WATCH: Clare Daly gave an incredibly passionate speech in the Dáil in the wake of the referendum result
"Politicians haven't led on this issue. We haven't even followed until recently."
Independents4Change TD Clare Daly addressed those present in the Dáil on Tuesday afternoon with a searing speech just days after the country overwhelmingly voted to repeal the Eighth Amendment of the Irish constitution.
Daly was speaking as part of a debate on the outcome of the referendum.
At the beginning of an address that would ultimately draw applause from those in attendance, Daly described Ireland's attitude to abortion as the "ball and chain that dogged us all our adult life" and acknowledged her own daughter's efforts in helping the Yes vote to win the day.
"For so many people, the weekend's vote was just like an enormous weight being lifted, a ball and chain that dogged us all our adult life being finally gone," Daly said.
"And I can't believe that I am 50 years of age and it's taken this long. It's taken my daughter to come home for her first vote to get us here.
"I think for so many women, it represented so much. It's almost like society atoning for everything it has done for women in this country, atoning for how we stigmatise women faced with crisis pregnancies. The Magdalene Laundries. The Mother-and-Baby homes. The shaming. The forced adoptions. The robbed identities that we're going to hear about later on this afternoon, it still goes on."
Clip via Clare Daly
The Dublin Fingal TD spoke of those who were the first to raise the issue at government level in 2012, when she along with Mick Wallace and Joan Collins, introduced abortion legislation that was met with the support of only 20 TDs.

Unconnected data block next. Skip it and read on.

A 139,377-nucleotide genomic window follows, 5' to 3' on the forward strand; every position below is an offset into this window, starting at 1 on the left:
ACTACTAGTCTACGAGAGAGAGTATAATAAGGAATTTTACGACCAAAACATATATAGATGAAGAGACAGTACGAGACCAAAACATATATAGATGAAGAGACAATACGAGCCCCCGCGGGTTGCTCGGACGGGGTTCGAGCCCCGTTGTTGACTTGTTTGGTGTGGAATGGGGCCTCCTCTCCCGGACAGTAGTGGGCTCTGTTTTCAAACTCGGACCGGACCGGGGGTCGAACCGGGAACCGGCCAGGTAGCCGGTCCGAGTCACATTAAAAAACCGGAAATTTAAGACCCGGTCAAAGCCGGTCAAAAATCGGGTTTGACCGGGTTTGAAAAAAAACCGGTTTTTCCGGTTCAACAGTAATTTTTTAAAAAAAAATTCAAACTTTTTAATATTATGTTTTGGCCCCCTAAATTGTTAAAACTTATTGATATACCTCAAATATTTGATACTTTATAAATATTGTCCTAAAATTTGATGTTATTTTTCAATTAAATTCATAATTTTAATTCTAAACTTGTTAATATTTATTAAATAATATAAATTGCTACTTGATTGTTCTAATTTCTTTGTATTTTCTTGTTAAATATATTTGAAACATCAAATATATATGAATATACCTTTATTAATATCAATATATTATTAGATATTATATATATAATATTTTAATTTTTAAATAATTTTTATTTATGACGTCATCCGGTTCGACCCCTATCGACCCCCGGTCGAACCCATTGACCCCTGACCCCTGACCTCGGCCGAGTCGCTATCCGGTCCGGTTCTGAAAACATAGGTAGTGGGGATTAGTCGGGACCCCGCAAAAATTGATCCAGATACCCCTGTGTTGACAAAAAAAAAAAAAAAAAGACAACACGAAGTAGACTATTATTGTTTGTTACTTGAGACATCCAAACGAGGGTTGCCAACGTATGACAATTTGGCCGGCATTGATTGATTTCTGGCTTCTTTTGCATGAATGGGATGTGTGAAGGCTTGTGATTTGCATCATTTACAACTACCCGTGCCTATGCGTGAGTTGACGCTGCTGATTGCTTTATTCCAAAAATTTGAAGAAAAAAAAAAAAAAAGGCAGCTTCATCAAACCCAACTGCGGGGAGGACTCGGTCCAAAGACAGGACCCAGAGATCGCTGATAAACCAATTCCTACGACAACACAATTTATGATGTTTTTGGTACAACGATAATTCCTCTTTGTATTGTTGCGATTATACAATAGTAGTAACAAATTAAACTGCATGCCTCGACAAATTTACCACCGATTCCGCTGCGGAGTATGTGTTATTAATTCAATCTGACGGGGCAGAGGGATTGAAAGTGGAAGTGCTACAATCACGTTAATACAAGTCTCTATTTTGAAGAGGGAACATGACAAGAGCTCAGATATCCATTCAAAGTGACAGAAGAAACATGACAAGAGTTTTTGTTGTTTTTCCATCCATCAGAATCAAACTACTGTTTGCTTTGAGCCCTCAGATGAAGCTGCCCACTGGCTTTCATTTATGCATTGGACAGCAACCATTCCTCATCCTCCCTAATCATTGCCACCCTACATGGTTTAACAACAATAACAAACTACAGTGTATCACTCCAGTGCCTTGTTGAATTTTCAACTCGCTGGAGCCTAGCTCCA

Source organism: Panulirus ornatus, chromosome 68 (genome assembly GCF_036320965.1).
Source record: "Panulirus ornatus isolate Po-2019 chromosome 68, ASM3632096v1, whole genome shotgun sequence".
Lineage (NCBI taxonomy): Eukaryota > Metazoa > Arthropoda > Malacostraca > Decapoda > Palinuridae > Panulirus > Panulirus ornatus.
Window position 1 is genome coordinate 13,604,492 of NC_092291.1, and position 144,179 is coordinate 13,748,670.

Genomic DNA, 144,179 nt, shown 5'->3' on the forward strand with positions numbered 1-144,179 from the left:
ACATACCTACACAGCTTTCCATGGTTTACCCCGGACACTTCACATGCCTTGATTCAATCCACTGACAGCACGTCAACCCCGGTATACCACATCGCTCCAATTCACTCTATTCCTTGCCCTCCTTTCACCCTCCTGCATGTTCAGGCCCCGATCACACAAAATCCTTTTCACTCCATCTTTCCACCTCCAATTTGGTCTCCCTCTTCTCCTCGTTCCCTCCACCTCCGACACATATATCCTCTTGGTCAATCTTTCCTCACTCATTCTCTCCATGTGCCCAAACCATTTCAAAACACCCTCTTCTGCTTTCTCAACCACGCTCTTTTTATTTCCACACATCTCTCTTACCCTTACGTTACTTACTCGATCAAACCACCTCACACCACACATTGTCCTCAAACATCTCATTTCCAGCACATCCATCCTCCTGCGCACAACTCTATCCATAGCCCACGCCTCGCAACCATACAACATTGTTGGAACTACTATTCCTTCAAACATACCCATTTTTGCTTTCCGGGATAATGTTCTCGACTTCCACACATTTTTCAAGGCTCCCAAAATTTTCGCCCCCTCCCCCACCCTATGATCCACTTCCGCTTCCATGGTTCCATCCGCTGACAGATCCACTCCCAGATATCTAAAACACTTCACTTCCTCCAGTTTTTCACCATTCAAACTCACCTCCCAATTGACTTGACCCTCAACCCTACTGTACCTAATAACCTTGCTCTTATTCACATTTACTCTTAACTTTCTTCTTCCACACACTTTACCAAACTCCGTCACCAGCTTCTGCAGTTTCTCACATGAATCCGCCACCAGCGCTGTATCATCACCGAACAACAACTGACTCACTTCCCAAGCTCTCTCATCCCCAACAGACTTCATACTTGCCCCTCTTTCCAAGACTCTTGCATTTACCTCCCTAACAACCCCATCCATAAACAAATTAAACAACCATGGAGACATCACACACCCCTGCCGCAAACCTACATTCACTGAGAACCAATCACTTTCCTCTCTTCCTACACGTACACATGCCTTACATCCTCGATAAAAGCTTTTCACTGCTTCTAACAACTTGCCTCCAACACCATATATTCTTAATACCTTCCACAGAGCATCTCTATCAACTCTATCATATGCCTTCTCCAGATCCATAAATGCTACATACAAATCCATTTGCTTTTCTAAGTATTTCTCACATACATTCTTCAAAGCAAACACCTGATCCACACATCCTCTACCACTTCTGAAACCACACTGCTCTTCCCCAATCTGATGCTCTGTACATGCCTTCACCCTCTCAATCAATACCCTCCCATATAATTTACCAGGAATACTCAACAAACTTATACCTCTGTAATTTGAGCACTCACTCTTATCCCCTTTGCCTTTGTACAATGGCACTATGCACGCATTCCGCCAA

Daly hailed the "four incredible women [who] went on The Late Late Show, the first time people in this State openly identified themselves as people who travelled for terminations," who later had terminations for medical reasons.
"And isn't it appalling that they and their colleagues had to lay bare their most appalling pain and tragedy in order to turn that into a social movement that changed history?" asked Daly.
"They shouldn't have had to do that, and I am absolutely in awe of them and of their colleagues who took part in this campaign," she added.
Later, Daly would single out activist Ailbhe Smyth as "a giant in terms of this movement who stood there when there was no glory to be had" before turning her attention to Taoiseach Leo Varadkar and Minister for Health Simon Harris, both of whom were present.
"I acknowledge your role, Taoiseach, genuinely, and you, Minister Harris.
"It took ye a while to get there. I have no doubt that you were helped by Minister (Katherine) Zappone at the Cabinet and Deputy (Kate) O'Connell at the parliamentary party - I'm not sure you would have got there as quick without them, but you were at the helm, and you did steer the ship, and history will testify that you delivered, and I thank you for that.
"But let's be honest here," Daly continued. "Politicians haven't led on this issue. We haven't even followed until recently. This has been an uphill battle, pushing a boulder up a hill for decades, and nobody in here was involved in pushing it up."
Finally, Daly addressed the students and young citizens of Ireland.
"I'm proud of the student movement," she said.
"I was one of those students years ago, and we didn't succeed in changing the world, but I really hope that this generation does, because the young people who mobilised and enfranchised their members; they're the legends out of this, and I hope they make a better job of changing the world than we did."